We're Dueling over tech stocks this week on Fool.com. In this article, Fool contributor Tim Beyers says tech stocks should be a part of everyone's portfolio. But Richard Gibbons says investors should beware of the tech sector. Read them both, and then vote for your favorite.
I admit it. I didn't invest during the bubble years of the late 1990s. Back then, we were deep in debt, and I followed the Foolish advice to pay off debt before plunking down one red cent in a taxable brokerage account. The lone exception was some stock I picked up during a short-lived gig at Sun Microsystems (Nasdaq: SUNW ) .
You might say I was one of the lucky ones. While others were hopelessly betting on profitless "New Economy" stalwarts like Akamai (Nasdaq: AKAM ) , now a dot-com survivor, we were plowing cash into reducing debt. My stomach and wallet are probably better off for having skipped the roller coaster of the dot-com days, although I wasn't totally immune. Our Sun stock grew to be a 16-bagger, but like so many others, I watched it crater to a mere 30% gain before selling.
Yeah, that's right. I've been burned by a tech stock. So what am I doing writing the bull case for investing in tech? Because, when it comes to stocks, I believe in diversifying among a broad mix of companies and industries. Ignoring an entire high-growth sector of the market makes zero sense to me.
Are there problems with tech stocks? Of course. Heck, I've written about Intel's (Nasdaq: INTC ) problems over and over. I've also beaten up Yahoo! (Nasdaq: YHOO ) over stock options, and chided EMC (NYSE: EMC ) for its valuation. But you would be hard-pressed to find better, more profitable businesses in other industries. Indeed, investing in tech isn't some arcane practice only for the Silicon Valley cognoscenti. It's a core principle of Foolish diversification, and less risky than you think.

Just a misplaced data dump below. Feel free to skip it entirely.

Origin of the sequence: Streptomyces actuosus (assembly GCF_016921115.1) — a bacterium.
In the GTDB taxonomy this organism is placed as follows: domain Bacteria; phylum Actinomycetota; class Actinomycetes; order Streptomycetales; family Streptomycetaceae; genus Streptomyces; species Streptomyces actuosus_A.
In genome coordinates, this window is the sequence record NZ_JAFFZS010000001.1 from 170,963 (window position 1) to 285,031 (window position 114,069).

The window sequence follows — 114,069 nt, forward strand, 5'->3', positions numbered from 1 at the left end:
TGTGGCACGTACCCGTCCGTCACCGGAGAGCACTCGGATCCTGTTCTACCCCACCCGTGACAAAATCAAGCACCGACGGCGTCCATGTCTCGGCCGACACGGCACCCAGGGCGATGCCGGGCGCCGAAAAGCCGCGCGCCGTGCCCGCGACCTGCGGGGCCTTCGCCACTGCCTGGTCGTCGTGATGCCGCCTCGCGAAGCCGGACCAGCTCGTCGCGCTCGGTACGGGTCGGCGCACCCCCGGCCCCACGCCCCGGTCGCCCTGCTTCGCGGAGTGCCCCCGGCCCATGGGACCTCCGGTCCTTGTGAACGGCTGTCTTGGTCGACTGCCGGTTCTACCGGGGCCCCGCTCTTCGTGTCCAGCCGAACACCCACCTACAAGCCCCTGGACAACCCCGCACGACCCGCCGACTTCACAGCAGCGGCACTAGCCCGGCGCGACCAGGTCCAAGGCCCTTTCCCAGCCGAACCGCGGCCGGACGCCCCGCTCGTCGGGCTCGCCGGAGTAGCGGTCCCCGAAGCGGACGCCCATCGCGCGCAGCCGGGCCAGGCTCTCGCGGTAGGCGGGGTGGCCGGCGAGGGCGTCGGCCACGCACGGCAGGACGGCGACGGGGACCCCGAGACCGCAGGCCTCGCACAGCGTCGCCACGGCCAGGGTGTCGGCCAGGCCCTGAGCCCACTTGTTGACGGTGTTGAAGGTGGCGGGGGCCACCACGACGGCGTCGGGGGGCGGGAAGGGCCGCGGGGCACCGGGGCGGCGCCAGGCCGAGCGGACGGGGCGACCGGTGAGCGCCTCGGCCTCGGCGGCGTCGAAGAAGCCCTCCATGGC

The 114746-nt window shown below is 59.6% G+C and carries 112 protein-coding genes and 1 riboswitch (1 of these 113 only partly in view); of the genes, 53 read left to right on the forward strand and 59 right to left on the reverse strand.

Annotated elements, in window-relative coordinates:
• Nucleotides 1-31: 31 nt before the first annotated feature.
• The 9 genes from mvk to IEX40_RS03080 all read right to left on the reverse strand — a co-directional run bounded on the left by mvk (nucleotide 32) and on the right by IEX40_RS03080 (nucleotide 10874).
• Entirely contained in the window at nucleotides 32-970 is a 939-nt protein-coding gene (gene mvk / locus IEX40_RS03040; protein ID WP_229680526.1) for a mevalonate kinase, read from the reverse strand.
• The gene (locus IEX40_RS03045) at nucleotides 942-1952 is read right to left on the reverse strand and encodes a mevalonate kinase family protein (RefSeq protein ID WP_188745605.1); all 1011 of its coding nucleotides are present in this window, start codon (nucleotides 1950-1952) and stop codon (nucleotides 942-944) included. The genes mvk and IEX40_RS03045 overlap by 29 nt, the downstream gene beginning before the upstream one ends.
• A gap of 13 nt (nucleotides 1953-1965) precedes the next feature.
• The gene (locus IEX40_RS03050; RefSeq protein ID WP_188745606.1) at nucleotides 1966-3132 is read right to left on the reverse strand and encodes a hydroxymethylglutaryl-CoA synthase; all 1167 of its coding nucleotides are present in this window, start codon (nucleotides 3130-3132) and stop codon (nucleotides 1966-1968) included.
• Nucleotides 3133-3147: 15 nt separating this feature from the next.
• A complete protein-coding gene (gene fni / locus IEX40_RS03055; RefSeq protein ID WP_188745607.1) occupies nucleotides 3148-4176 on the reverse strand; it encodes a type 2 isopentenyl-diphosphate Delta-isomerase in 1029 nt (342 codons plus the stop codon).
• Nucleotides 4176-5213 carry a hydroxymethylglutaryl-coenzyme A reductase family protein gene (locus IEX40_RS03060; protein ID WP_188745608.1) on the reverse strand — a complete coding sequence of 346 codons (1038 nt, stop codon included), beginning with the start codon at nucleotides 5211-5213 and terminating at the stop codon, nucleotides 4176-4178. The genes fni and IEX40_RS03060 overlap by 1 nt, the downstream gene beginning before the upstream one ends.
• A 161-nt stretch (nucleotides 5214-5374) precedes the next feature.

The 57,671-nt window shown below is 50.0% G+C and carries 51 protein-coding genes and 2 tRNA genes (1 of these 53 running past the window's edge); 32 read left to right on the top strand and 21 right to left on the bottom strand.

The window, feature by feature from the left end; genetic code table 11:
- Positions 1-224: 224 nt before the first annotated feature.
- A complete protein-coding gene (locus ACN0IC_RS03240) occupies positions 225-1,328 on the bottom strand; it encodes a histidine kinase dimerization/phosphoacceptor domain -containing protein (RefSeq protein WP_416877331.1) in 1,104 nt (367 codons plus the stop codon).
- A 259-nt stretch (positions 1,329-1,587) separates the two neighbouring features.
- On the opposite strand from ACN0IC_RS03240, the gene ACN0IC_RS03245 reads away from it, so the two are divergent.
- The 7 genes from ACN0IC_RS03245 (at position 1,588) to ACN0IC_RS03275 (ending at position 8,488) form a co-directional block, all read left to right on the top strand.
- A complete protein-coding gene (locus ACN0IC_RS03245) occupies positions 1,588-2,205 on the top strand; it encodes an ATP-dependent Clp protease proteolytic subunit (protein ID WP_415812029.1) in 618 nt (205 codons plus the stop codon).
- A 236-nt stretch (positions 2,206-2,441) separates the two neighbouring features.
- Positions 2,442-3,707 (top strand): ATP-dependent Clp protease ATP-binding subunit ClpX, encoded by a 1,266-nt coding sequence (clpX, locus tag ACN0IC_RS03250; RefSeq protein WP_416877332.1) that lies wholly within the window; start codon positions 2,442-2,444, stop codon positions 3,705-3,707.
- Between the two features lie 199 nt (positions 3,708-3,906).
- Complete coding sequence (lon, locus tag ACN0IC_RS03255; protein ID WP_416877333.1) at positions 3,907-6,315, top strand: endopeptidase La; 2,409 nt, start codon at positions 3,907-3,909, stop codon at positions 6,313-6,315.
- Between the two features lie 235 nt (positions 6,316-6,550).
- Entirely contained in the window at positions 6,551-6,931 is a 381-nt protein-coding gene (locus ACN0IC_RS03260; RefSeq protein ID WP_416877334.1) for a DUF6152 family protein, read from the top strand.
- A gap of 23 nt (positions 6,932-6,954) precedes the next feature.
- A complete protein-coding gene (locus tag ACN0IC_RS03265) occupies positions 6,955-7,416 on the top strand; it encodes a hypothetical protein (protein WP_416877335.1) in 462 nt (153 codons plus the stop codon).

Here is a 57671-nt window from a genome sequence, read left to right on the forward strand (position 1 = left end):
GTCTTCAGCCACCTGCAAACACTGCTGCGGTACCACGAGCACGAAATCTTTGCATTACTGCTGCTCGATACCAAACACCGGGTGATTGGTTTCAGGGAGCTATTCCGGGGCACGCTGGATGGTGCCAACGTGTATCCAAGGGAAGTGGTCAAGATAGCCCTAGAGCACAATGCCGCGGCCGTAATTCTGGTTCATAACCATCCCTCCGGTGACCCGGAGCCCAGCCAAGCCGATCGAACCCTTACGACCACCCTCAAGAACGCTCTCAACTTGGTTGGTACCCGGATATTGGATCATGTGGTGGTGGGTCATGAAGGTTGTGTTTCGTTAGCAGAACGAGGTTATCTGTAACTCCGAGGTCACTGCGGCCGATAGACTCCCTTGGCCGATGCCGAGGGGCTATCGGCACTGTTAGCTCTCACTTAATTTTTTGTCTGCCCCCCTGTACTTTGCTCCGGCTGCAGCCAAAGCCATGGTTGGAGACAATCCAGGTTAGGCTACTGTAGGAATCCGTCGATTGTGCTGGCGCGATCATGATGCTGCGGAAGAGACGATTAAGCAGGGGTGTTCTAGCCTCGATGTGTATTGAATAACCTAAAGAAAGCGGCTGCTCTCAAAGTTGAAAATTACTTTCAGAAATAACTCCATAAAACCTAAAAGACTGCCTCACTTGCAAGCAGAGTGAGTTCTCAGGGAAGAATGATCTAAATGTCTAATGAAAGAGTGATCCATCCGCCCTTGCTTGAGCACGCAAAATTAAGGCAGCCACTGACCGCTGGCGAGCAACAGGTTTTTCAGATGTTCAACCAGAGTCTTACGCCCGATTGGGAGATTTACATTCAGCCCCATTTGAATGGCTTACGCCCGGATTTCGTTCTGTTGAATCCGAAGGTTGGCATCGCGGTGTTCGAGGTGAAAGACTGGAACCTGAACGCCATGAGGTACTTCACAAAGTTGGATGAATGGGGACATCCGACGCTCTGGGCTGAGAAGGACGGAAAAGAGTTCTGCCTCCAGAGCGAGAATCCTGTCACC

Let's talk risk
As fellow Fool Richard Gibbons writes in his counterpoint to this story, tech stocks are sometimes speculative investments. But as Benjamin Graham, mentor to superinvestor Warren Buffett of Berkshire Hathaway (NYSE: BRK.B ) , wrote in The Intelligent Investor, risk is relative to the price you pay for any security in any industry.
Need proof? Try this quiz: Which company had better returns from Jan. 1, 1999, to today -- eBay (Nasdaq: EBAY ) or General Electric (NYSE: GE ) ? While GE is admittedly one of the greatest and most stable businesses of all time, the winner is eBay, a three-bagger compared to GE's loss of a little more than 1%, and that's with dividends reinvested. By taking on greater risk by investing in small but profitable eBay, you would have at least tripled your money. (No wonder fellow Fool Rick Munarriz has asked for CEO Meg Whitman's hand in marriage!)
It's easy to say that the bubble years were home to sock-puppet valuations and ridiculous multiples, lamenting all the while that no real value was created. But that's crazy. Let's go back to eBay for a prime example. Dozens of businesses are turning to the online auction model pioneered by eBay to sell off excess inventory, or to streamline procurement of new goods. Also, some estimates peg the number of people adding to their income through eBay at more than 400,000. No wonder the company remains one of David Gardner's biggest winners for Motley Fool Stock Advisor subscribers.
Remember, the 30 enduring businesses of the Dow Jones Industrial Average cratered along with everything else during the bear market. From its high of 11,723 in January 2000, the Dow dropped more than 25% over the next two years. Among the big losers on the index during that time was General Motors (NYSE: GM ) , which retreated a breathtaking 47%. The damage might have been much worse if not for reinvested proceeds from healthy dividends.